The leadership at COVAB recognizes that women occupy precarious and disadvantaged positions in many spheres of their lives. At the same time, there is a gender policy silence associated with the conventional culture in the veterinary profession, making it difficult for women to pursue degrees in veterinary medicine in large numbers and to advance in their collegiate careers. These challenges coupled with familial obligations compel female applicants to decline their admission offers; and not to complete programs on time. It is clear that achieving greater gender equality in COVAB will require applying gender mainstreaming in policies, projects, and programs; and it will include continuous gender auditing to hold institutions accountable.

What is known about this topic

  • Gender inequality is a human right as well as a development issue of global concern;
  • The benefits of gender equality in higher education in particular outweigh the costs of gender inequality;
  • Various factors (socio-cultural, structural/institutional) which hinder women from pursuing degrees in veterinary medicine.

What this study adds

  • Gives students a voice to discuss their experiences in the college that has a disproportionately low representation of women;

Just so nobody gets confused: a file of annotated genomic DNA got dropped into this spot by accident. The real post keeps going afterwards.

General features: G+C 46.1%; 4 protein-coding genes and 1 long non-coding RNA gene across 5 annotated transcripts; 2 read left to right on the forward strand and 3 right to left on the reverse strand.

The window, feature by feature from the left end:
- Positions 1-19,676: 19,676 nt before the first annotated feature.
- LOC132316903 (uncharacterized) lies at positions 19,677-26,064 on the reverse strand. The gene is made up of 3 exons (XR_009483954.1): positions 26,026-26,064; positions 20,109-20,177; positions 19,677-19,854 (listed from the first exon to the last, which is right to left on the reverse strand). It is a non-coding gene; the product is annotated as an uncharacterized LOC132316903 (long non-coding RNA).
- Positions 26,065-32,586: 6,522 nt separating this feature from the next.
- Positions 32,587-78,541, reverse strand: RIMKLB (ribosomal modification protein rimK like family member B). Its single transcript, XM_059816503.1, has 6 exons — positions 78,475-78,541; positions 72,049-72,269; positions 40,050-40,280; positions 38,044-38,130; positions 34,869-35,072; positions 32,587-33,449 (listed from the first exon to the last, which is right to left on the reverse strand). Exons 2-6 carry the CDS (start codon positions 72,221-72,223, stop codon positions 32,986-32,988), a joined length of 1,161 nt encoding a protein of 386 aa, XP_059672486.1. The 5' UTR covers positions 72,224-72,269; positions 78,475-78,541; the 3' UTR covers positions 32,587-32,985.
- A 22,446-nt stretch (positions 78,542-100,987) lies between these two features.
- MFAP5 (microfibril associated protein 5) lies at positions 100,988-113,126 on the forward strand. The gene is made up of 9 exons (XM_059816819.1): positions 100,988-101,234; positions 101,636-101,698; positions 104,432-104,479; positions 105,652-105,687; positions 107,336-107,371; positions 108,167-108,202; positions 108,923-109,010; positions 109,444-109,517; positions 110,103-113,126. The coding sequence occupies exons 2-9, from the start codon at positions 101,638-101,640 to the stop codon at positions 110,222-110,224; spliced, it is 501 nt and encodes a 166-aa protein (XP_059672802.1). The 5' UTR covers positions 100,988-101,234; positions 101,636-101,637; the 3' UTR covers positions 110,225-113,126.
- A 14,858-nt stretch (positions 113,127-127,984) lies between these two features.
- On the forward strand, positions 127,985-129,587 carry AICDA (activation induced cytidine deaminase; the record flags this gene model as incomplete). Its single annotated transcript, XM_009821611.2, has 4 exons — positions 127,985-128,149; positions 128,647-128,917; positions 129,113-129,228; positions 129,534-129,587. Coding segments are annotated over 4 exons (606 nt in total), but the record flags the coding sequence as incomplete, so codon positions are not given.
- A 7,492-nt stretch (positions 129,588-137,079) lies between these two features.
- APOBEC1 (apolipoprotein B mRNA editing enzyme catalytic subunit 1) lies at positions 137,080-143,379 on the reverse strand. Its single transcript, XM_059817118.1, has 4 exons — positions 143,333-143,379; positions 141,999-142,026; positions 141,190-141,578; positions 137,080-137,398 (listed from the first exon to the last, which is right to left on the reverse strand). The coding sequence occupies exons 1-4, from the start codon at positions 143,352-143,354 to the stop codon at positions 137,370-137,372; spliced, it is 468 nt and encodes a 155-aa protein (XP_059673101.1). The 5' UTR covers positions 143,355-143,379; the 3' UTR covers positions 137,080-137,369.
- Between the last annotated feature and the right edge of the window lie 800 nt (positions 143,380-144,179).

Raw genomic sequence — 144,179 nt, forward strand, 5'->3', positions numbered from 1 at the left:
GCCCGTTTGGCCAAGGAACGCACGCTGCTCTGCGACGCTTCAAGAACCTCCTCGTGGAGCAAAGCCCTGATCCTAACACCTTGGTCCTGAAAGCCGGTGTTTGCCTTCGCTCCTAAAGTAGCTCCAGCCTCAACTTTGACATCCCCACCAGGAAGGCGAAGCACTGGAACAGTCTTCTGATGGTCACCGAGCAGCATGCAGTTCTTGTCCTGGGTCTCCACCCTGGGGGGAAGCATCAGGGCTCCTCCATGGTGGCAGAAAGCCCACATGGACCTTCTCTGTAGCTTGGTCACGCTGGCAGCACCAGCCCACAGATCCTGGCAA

• Provides lessons from the students’ experiences for establishing gender-focused training;
  • Innovatively applies Gender Audit as Action Research for introducing gender mainstreaming and women’s empowerment in opportunity structures.

 

 

Competing interests Up    Down

The authors declare no competing interest.

 

 

Authors’ contributions Up    Down

All the authors contributed to writing the article including, drafting and proof reading. All authors have read and agreed to the final version of this manuscript.

 

 

Acknowledgments Up    Down

The authors acknowledge faculty, students and staff who contributed to the success of this study in various ways: Dr. Claire Card, University of Saskatchewan, Dr. Edith Okiria, SWGS, and students: Rita Mwima and Paul Sajjakambwe; Mak Human Resource Department; Alison Cook and office of Grants and Sponsored Programs staff, Columbus State University. This study was funded by US Agency for International Development (USAID) through Higher Education for Development (HED).

 

 

Tables Up    Down

Table 1: undergraduate enrollments at the College of Veterinary Medicine, Animal Resources and biosecurity, Makerere University, Kampala, Uganda (2011-2012 and 2012-2013)

Table 2: Post Graduate Enrollments at College of Veterinary medicine, Animal resources and Biosecurity (COVAB) by Gender and Program of Study (2012-2013)